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RISMEDIA, May 1, 2010—(MCT)—As a consumer with good credit and a 10-year history of paying his mortgage on time, Ed McLaughlin expected that his record would put him in good stead with his bank.

But when he approached his lender, Charlotte, N.C.-based Bank of America, about refinancing his existing mortgage or qualifying for a new loan, McLaughlin felt like a brand-new customer just off the street.

“They said new banking laws required that I jump through all the hoops, which I thought was a little odd because my record with Bank of America had been good,” said McLaughlin. “All the new paperwork, all the new guidelines they were now required to administer. All that was going to complicate it.”

McLaughlin wasn’t being singled out—he was simply finding out firsthand how the residential mortgage industry has changed since the housing meltdown. After a period when too many lenders focused just on getting people into homes—and not on whether they could afford them—the pendulum has swung back in the other direction.

The number of mortgage products offered to consumers has shrunk, while the amount of income documentation required of borrowers has increased.

“It’s going back to how things were done 10 years ago,” said Jim Bennison, a senior vice president with Raleigh-based Genworth Mortgage Insurance.

The new landscape can be particularly jarring for borrowers used to the recent go-go years, when some lenders required little proof of a borrower’s income and liabilities and enticed them with a range of exotic loans with variable interest rates.

The underwriting standards for borrowers are now being dictated almost entirely by three government entities that have come to dominate the mortgage market: the Federal Housing Administration, Fannie Mae and Freddie Mac.

A bank today is highly unlikely to issue a mortgage that won’t be guaranteed by one of these three. A few years ago, a buyer might have found the house of her dreams and then worried about how to finance it. Now, getting pre-qualified for a loan should be one of the first steps.

“People need to call a mortgage professional earlier in the process than they think,” said Todd Barbour, vice president of Meridian Residential, a mortgage company in Cary, NC. “The very moment you think, ‘I might want to buy a house,’ someone like me should be the next phone call.” Given how severe the housing downturn has been, Barbour said, many people assume they won’t be able to get a loan. That’s a mistake, he said, because there are good loans available for qualified buyers and interest rates are at historic lows.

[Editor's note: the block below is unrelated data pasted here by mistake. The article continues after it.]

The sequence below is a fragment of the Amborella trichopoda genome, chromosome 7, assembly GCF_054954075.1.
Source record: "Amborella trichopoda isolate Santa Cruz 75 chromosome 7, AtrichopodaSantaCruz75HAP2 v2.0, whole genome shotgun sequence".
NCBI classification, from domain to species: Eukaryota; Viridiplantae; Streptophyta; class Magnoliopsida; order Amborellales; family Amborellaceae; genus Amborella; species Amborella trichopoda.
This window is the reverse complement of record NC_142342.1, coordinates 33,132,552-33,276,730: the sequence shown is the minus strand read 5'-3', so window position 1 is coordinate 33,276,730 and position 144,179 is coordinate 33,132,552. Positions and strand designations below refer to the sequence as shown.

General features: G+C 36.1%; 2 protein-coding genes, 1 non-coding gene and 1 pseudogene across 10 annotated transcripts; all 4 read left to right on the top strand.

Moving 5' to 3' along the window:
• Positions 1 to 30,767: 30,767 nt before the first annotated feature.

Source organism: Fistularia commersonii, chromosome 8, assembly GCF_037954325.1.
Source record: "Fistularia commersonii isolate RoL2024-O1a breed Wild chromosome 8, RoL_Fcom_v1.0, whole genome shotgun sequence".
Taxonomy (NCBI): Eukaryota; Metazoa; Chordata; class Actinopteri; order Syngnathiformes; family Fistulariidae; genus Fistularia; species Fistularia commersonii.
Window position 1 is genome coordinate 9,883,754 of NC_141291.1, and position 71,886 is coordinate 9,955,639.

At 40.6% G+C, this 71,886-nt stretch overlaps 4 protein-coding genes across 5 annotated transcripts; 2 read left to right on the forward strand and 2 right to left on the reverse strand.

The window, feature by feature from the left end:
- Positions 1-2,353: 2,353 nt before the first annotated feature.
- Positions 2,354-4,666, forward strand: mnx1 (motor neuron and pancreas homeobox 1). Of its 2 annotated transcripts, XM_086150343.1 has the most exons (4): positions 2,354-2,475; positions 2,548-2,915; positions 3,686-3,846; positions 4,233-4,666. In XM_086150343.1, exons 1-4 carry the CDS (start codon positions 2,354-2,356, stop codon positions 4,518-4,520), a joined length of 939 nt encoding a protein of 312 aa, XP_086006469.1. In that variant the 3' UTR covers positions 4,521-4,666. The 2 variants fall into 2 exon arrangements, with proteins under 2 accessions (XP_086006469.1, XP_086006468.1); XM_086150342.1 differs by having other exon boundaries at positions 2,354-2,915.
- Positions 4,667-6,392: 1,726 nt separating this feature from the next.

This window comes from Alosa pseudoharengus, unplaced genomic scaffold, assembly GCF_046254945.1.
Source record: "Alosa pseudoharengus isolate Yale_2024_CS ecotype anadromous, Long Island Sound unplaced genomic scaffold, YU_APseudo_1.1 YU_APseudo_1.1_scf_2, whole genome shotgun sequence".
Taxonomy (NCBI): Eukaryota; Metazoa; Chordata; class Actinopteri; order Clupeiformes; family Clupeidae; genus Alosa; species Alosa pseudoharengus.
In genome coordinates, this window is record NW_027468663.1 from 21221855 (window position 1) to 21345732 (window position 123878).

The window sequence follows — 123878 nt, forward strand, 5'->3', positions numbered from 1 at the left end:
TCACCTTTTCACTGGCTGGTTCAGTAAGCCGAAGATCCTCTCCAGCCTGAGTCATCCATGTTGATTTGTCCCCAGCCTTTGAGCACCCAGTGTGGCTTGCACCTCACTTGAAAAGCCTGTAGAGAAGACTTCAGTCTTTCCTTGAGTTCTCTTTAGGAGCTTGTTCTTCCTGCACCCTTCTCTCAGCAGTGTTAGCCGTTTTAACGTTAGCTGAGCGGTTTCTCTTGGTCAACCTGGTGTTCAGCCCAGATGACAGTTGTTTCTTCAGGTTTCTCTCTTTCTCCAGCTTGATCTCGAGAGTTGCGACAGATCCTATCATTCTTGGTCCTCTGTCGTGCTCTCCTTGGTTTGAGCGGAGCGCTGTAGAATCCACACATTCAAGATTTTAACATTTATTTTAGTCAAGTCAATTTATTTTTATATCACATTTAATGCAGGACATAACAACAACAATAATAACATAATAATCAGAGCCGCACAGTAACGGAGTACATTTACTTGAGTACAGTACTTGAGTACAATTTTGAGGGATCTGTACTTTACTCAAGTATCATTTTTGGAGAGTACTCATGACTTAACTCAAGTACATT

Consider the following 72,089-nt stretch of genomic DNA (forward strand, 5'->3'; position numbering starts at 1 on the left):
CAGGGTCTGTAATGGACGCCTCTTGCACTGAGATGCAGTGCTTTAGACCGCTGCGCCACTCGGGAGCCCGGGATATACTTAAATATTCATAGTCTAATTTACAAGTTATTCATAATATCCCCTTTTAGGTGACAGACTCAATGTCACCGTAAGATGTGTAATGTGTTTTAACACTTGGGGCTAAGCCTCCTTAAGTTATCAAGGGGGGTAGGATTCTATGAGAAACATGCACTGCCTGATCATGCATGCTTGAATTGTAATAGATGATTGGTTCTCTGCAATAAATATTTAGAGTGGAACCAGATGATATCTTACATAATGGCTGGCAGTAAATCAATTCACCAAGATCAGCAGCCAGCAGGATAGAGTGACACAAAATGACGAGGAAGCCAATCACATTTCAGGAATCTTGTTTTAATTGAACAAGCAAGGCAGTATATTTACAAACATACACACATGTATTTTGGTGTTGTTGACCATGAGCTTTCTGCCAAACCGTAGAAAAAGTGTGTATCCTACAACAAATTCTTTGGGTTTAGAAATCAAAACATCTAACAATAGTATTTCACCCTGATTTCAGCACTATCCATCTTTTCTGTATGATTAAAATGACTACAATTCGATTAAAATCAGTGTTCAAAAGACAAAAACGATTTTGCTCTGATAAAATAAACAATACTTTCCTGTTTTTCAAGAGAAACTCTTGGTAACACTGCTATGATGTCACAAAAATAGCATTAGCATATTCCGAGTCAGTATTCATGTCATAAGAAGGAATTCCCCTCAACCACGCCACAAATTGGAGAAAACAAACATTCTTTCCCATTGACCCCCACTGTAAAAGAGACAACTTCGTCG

One of Barbour’s clients recently purchased a home for $285,000 in Wake Forest, NC. The couple got a 30-year mortgage with an interest rate of less than 5%. “It went crazy smooth for us,” Lauri Moore said. “It was literally a miracle how smooth it went.” The Moores had great credit and made a 20% down payment, something not all buyers are in a position to do.

One option that has become attractive, particularly for first-time home buyers, is FHA loans, which require borrowers to put down just 3.5% if they have a credit score of 580 or above. By comparison, to qualify for a low-rate conventional mortgage, a buyer will need a credit score of about 740. The number of loans being insured by FHA has exploded in the past three years as Wall Street stopped buying up mortgage-backed securities.

FHA loans don’t require a borrower to have private mortgage insurance, but anyone else who can’t put 20% down is typically required to get PMI. For a borrower such as the Moores, PMI would have come to about $200 a month, Lauri Moore said. PMI providers such as Genworth offer borrowers additional benefits such as assistance in the event of unemployment and help in reworking mortgages to help families avoid foreclosure.

During the housing boom, many borrowers avoided having to buy mortgage insurance by getting a so-called piggyback loan, which is a second mortgage taken out at the same time as a first mortgage. Today, fewer banks are offering customers piggyback loans, which typically have a higher interest rate than the first mortgage.

Although borrowers should pay close attention to their credit score, that number is just one of several indicators a lender will use in evaluating a borrower. Lenders today want documentation of a borrower’s income for at least the last two years plus information about total debt, which includes any assessments, credit card balances and auto loans as well as how much cash is available for a down payment.

“People have to be organized,” said John Cross, Bank of America’s regional sales executive for North Carolina. “That means keeping copies of your tax records, having access to your bank statements, your W-2s. A little bit more fiscal responsibility has probably been put on the borrower.”

Both first-time home buyers and repeat buyers should expect lenders to take into account what their loan-to-income ratio is.

Mark Goldhaber, a Genworth senior vice president, said from 2002 to 2006 it was not unusual to see homeowners whose total debts, including their mortgage payment, took up 55% or more of their income. Today, banks want total debt to be in the 40-45% range, which is in line with historical lending standards.

“A consumer who is educated and informed is really the best underwriter of all,” Goldhaber said. “If you know what you can afford, then you’re not going to get yourself into too much house.”

(c) 2010, The News & Observer (Raleigh, N.C.).

Distributed by McClatchy-Tribune Information Services.